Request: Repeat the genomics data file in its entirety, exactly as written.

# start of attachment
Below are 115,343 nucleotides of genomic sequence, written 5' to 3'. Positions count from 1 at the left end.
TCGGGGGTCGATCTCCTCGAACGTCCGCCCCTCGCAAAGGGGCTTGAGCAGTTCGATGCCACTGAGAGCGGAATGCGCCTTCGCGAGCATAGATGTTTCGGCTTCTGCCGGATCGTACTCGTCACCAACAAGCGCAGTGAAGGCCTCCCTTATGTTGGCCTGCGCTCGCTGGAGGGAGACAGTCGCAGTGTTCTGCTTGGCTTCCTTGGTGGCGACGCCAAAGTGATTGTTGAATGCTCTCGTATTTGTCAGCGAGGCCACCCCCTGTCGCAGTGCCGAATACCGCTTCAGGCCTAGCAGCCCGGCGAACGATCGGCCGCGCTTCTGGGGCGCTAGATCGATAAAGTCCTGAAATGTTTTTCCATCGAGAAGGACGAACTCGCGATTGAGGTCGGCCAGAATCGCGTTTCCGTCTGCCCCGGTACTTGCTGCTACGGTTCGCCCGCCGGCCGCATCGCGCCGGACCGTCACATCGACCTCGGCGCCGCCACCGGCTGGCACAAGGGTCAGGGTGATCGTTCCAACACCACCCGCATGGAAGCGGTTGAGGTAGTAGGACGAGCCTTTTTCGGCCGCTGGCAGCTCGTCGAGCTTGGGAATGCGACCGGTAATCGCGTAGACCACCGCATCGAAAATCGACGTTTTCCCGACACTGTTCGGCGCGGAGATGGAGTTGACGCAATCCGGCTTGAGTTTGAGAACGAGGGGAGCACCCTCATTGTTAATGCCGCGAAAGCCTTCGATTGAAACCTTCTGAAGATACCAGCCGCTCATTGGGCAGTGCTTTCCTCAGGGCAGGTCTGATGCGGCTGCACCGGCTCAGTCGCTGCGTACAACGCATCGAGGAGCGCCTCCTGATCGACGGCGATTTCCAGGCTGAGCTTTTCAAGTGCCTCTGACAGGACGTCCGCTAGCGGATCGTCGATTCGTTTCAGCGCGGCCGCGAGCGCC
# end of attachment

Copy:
Below are 115,343 nucleotides of genomic sequence, written 5' to 3'. Positions count from 1 at the left end.
TCGGGGGTCGATCTCCTCGAACGTCCGCCCCTCGCAAAGGGGCTTGAGCAGTTCGATGCCACTGAGAGCGGAATGCGCCTTCGCGAGCATAGATGTTTCGGCTTCTGCCGGATCGTACTCGTCACCAACAAGCGCAGTGAAGGCCTCCCTTATGTTGGCCTGCGCTCGCTGGAGGGAGACAGTCGCAGTGTTCTGCTTGGCTTCCTTGGTGGCGACGCCAAAGTGATTGTTGAATGCTCTCGTATTTGTCAGCGAGGCCACCCCCTGTCGCAGTGCCGAATACCGCTTCAGGCCTAGCAGCCCGGCGAACGATCGGCCGCGCTTCTGGGGCGCTAGATCGATAAAGTCCTGAAATGTTTTTCCATCGAGAAGGACGAACTCGCGATTGAGGTCGGCCAGAATCGCGTTTCCGTCTGCCCCGGTACTTGCTGCTACGGTTCGCCCGCCGGCCGCATCGCGCCGGACCGTCACATCGACCTCGGCGCCGCCACCGGCTGGCACAAGGGTCAGGGTGATCGTTCCAACACCACCCGCATGGAAGCGGTTGAGGTAGTAGGACGAGCCTTTTTCGGCCGCTGGCAGCTCGTCGAGCTTGGGAATGCGACCGGTAATCGCGTAGACCACCGCATCGAAAATCGACGTTTTCCCGACACTGTTCGGCGCGGAGATGGAGTTGACGCAATCCGGCTTGAGTTTGAGAACGAGGGGAGCACCCTCATTGTTAATGCCGCGAAAGCCTTCGATTGAAACCTTCTGAAGATACCAGCCGCTCATTGGGCAGTGCTTTCCTCAGGGCAGGTCTGATGCGGCTGCACCGGCTCAGTCGCTGCGTACAACGCATCGAGGAGCGCCTCCTGATCGACGGCGATTTCCAGGCTGAGCTTTTCAAGTGCCTCTGACAGGACGTCCGCTAGCGGATCGTCGATTCGTTTCAGCGCGGCCGCGAGCGCC